In each case, once selected, use the heading buttons on the Reading Order tool to set the appropriate heading level.
The tag will visually change in the document from P to H2, and the shaded area will break into sections.
Form Field Labels
If your document is a fillable form, simply creating the form fields is not enough. The fields need descriptive labels. To check the labels, go to Tools, Prepare Form. (Earlier versions of Acrobat: Tools, Forms, Edit.)
Existing form fields will be highlighted within the document. The form field labels will appear inside fields. Check these labels to make sure they are descriptive. In the example below, you can see that the Student Name field matches the label.
If the label isn’t descriptive, double-click on it to edit. In the Text Field Properties dialog box that appears, edit the Name field.
The Name and Tooltip should be the same.
Form Field Tab Order
Once your labels are correct, check the tab order. Click on the drop-down menu icon next to “Fields” in the Form toolbar (Acrobat DC). Select Show Tab Numbers.
You should see numbers inside of each form field that tell you the tab order. In the screen shot below, the logical order for the check boxes should be mp3 (6), PDF (7), then Daisy (8). With the current incorrect tab order, it will be read as mp3 (6), Daisy (7), then PDF (8).
To fix the tab order, select and drag “PDF” upwards into the correct position between mp3 and Daisy on the Form Fields toolbar.
Tag Tree - Reading Order
The final (but most important) place to check the tags is in the Tag Tree. Using the Reading Order Panel first is important so that when you get to the Tag Tree, most of the structure should already be correct. There can be lingering issues with tags, however, and the Tag Tree is where you can manually fix those.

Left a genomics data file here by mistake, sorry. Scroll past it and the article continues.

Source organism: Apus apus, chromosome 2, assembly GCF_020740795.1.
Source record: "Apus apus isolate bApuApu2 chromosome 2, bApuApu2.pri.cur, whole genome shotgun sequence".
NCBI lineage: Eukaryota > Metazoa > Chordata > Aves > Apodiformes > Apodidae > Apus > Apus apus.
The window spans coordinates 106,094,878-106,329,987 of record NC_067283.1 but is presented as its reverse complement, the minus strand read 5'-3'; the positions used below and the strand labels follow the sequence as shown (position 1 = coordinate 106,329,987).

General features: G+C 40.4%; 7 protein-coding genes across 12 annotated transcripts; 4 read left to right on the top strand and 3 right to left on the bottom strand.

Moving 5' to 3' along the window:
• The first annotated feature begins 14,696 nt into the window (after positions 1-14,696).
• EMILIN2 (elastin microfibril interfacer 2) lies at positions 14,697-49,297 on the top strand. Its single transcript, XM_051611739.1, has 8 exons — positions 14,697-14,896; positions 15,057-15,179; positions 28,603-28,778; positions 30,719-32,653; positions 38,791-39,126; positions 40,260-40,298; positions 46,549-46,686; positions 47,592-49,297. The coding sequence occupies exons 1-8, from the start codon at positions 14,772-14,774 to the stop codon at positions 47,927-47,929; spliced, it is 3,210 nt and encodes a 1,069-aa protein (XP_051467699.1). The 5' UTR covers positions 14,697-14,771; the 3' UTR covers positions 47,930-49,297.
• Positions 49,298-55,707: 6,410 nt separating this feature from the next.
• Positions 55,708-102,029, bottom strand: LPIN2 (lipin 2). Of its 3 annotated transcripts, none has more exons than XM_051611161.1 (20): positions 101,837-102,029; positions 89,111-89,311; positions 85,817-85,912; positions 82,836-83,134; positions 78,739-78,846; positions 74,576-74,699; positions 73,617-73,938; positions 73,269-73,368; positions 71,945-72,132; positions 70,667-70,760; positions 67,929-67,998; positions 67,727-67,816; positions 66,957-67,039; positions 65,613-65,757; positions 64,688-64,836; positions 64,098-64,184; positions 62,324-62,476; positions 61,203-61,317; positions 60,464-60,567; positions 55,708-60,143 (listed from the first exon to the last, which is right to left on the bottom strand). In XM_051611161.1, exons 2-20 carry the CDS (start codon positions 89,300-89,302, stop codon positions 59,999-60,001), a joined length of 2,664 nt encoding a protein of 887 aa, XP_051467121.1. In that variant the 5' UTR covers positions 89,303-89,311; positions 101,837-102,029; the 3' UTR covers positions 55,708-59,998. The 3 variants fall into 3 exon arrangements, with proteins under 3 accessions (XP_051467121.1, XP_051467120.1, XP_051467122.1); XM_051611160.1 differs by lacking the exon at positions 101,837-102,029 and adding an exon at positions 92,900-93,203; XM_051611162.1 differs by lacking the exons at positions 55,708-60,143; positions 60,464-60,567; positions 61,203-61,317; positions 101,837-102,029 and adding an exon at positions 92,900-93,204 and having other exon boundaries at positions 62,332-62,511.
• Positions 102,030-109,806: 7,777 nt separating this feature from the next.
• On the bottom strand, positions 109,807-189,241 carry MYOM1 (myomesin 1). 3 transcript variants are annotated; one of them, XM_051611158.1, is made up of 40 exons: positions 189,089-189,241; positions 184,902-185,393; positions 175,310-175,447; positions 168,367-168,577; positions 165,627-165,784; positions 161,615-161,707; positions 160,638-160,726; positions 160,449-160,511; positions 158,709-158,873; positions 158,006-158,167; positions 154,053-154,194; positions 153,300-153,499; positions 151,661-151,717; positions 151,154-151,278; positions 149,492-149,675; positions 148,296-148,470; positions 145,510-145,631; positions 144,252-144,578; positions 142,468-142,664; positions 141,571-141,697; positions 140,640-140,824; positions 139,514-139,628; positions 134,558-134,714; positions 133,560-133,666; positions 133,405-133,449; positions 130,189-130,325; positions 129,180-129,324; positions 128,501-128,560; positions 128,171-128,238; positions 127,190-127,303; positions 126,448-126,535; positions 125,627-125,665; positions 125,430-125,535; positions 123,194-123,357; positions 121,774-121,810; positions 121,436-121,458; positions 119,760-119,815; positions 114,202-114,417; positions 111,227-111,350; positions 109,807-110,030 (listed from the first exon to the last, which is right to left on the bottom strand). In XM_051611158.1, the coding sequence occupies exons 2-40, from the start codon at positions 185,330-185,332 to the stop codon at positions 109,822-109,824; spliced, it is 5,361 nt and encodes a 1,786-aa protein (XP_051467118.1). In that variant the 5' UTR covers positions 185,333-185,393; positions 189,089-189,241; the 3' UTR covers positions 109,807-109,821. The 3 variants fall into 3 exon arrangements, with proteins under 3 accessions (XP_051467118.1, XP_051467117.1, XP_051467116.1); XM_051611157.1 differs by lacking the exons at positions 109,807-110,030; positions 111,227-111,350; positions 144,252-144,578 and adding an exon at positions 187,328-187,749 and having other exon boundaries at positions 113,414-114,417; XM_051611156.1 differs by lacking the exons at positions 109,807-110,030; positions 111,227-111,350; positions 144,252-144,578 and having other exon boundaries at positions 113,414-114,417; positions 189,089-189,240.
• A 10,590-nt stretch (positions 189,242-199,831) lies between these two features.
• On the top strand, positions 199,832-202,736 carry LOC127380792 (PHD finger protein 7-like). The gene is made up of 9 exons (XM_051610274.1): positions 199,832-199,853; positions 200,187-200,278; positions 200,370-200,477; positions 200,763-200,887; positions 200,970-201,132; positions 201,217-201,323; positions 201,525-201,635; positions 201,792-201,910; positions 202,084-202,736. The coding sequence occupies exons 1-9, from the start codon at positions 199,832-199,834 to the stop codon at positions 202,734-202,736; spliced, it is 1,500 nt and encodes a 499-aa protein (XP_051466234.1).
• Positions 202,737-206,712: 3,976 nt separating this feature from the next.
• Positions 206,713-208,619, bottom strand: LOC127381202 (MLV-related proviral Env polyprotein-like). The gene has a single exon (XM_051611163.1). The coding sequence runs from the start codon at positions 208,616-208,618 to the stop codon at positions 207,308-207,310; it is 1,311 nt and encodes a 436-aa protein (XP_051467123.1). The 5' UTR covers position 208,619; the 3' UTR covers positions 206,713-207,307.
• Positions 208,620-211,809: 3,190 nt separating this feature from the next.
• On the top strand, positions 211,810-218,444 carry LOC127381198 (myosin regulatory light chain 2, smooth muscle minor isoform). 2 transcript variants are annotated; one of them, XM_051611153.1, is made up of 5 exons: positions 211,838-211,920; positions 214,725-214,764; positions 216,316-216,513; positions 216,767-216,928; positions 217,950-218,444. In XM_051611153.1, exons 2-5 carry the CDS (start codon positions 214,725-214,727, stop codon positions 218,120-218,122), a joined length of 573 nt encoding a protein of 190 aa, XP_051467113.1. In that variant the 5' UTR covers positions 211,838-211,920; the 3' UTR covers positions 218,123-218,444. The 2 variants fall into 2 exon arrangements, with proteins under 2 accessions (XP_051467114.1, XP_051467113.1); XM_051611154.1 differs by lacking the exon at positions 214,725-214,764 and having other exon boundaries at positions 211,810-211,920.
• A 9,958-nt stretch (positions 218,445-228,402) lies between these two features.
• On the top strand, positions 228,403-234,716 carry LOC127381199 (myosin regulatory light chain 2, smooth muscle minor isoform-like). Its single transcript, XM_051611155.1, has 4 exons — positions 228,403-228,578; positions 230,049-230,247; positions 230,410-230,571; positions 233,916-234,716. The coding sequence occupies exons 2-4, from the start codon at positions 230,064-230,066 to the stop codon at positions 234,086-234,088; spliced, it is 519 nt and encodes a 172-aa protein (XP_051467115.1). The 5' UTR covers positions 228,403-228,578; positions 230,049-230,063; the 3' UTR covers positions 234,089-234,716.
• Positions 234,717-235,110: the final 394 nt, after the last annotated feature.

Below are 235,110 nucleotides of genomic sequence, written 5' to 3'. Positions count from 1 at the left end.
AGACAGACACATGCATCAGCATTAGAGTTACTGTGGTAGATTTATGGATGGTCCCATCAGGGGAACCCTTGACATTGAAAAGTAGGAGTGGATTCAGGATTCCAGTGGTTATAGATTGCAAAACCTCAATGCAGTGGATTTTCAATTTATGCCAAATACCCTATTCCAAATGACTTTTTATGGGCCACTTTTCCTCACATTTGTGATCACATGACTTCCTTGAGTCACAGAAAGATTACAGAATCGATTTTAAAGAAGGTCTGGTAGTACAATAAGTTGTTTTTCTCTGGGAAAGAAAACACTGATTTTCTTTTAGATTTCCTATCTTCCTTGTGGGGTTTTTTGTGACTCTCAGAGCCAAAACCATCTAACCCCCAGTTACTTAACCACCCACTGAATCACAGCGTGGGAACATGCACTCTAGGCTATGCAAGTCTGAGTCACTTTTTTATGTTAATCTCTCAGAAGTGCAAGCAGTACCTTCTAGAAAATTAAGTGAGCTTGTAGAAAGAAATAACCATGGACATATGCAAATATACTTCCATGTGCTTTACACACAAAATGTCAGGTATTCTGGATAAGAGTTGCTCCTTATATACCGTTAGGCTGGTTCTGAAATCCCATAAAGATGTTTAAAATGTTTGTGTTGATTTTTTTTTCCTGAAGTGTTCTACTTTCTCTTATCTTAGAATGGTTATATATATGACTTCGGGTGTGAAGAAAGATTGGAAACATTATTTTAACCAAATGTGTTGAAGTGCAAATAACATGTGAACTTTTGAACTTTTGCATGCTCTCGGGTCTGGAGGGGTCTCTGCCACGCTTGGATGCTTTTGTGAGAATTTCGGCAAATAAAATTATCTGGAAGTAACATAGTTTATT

Navigating the Tags Pane
In the View menu, select Show/Hide, Navigation Panes, Tags.
This opens a new panel on the left side of the document. The tags look like HTML. For example, <H1> is Heading 1, and <P> is paragraph text.
Content is nested inside the tags. If you expand a tag, it will outline the corresponding content on the page in pink, including nested content.
Correcting the Reading Order
- Begin by clicking down the tag tree to see if the order corresponds with the visual order on the page. You can drag tags into the correct order in the Tags pane.
In this example, the paragraph describing the chapter is at the bottom of the tags. It should be directly underneath the chapter title.
- A line appears as you drag it to indicate where it will move to when you stop dragging. Be careful not to accidentally nest one tag inside another.
- If tags are nested that shouldn’t be, drag them out into the higher level. For example, here we have two sections nested inside another section. They all should be at the same level within the tree.
Tag Tree - Page Structure
Sometimes it takes significant manual editing to correct the document structure. These are some of the problems you should look for.
All of the tags in a PDF should be within an overall Document tag. Currently, this is not created by default and must be added manually.
Click on the Tag Options drop-down menu and select New Tag.
Select Document as the tag type.
Drag all of the other tags so they’re nested inside the Document tag. Select all of the tags at once so you can drag them into the Document tag in one step. This will maintain the reading order.
Incorrect Tag Labels
Tags may be labeled incorrectly, as in this example of a heading that’s labeled as paragraph text.
- Right-click on the tag and select Properties.
- Use the Type drop-down menu to select the appropriate heading level.
All content should be tagged. If you find content that is skipped as you go down the tag tree, first see if there’s a tag associated with it that’s simply out of order.
- Select the content in the document. Click on the Tag Options drop-down menu and select Find Tag From Selection.
- If a tag already exists, drag it into the correct order in the tags pane.
- If no tag is found, create a new tag. Select the content in the document and then click Tag Options, Create Tag from Selection. Once the tag is created, drag it into the correct order in the tag pane and make sure it’s labeled correctly.
A tag is empty if there’s no way to expand it because nothing is nested inside it. Empty tags create confusion and they need to either be filled or deleted.
- Check first to see if the content that should be in the tag is in another tag. If so, move the content into the empty tag.
- Once you’re sure the tag is not needed, right-click on it and select Delete Tag.